why would you rather be doing this than anything else?
it makes me happy.
it took me four years to perfect my chlorophyll print nudes. i have two kids, been in long-term relationships, worked full time and was involved in a zillion things, so i haven’t had the time to dedicate eight hours a day, five days a week to my artistic endeavors, but i just kept putting one foot forward and trying to keep some momentum and progress. when i finally had that first perfect print and was able to encase it successfully in resin, i can’t tell you how happy i was. it was a unique feeling that i’ll probably never forget.
that [time and] work has value to me: happiness.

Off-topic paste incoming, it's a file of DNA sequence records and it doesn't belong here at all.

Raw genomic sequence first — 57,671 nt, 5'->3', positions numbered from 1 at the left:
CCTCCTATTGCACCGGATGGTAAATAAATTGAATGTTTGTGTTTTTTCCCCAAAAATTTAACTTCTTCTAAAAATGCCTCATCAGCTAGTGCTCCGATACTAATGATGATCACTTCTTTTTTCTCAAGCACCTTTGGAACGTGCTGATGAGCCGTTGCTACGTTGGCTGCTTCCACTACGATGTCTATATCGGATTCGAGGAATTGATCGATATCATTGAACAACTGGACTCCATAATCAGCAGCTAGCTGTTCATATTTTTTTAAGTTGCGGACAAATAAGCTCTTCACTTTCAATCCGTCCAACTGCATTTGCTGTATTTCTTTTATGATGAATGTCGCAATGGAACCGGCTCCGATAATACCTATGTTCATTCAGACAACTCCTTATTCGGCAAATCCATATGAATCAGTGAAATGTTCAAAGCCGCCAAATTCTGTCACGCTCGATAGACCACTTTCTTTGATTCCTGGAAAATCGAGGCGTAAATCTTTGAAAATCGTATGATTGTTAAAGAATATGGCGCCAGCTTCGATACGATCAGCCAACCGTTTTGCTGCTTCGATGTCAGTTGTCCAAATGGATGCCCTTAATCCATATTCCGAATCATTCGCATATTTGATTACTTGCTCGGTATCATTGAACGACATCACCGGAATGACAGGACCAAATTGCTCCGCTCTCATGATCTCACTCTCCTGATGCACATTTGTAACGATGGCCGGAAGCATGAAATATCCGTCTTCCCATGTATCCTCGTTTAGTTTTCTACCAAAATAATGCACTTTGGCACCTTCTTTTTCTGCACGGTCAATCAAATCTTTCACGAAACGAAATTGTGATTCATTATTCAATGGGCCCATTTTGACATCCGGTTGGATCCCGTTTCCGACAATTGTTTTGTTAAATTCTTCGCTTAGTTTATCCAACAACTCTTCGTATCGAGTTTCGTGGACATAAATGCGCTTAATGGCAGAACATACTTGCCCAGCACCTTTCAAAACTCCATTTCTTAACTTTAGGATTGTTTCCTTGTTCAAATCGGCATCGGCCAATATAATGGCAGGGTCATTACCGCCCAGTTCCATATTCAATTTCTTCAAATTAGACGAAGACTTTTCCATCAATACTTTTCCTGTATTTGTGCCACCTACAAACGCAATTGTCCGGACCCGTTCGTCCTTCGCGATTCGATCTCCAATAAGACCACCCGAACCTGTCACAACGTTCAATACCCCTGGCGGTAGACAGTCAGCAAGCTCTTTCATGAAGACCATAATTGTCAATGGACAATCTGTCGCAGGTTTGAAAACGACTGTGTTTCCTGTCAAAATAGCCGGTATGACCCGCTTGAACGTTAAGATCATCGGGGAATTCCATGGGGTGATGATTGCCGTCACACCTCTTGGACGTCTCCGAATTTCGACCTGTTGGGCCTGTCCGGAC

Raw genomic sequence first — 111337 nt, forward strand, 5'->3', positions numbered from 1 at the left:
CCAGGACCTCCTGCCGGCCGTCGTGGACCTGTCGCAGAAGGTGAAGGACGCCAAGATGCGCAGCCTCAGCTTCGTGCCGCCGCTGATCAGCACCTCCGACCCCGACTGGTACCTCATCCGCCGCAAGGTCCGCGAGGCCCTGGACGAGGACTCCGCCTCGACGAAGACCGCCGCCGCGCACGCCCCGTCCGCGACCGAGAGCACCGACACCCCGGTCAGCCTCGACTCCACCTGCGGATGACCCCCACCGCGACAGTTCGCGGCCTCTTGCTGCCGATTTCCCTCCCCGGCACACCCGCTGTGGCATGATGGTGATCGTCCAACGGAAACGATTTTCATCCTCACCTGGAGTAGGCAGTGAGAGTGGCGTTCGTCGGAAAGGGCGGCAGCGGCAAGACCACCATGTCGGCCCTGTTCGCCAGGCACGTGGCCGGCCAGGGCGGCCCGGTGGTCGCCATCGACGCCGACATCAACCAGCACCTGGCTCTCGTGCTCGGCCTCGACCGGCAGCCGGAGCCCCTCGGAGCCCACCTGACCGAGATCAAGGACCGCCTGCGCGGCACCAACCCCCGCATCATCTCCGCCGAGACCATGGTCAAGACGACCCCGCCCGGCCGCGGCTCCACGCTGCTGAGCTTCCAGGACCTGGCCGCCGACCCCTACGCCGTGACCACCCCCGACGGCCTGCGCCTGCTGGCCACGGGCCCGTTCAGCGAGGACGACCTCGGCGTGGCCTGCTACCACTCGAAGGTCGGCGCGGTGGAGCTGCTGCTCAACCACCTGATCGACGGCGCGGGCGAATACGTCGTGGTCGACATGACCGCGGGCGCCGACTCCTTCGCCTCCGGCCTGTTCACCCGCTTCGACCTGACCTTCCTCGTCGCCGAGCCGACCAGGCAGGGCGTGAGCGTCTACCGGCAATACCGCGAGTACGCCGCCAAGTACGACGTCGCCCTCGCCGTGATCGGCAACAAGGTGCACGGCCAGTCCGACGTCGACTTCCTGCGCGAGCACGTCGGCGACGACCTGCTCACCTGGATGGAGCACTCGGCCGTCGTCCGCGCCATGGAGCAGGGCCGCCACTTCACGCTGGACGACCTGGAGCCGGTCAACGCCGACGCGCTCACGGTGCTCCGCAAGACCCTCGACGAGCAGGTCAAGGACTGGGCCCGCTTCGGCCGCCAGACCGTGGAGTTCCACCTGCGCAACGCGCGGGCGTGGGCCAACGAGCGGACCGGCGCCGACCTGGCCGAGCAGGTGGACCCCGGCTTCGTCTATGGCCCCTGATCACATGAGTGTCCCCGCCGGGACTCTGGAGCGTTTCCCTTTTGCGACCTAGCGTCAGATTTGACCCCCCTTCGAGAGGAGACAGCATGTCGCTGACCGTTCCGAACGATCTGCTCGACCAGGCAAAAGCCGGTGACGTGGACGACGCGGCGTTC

how has being a dad challenged or motivated you in your pursuit of your creative passions?
i had always wanted to be a dad. i knew that from a very early age. i had an awesome childhood and wanted to extend that same benefit to my kids that my mom and dad bestowed upon me. even after i got divorced, i never wanted to be that “every other weekend” dad. it seems to me that there’s less and less of that as gender roles are updated and stereotypes are abandoned. part of this is being passionate about the things i do and trying to transmit that to my kids for their passions.
your perfections inspire us, thanks for pushing past the complacency to capture beautiful things. until next time…
Stranded on Land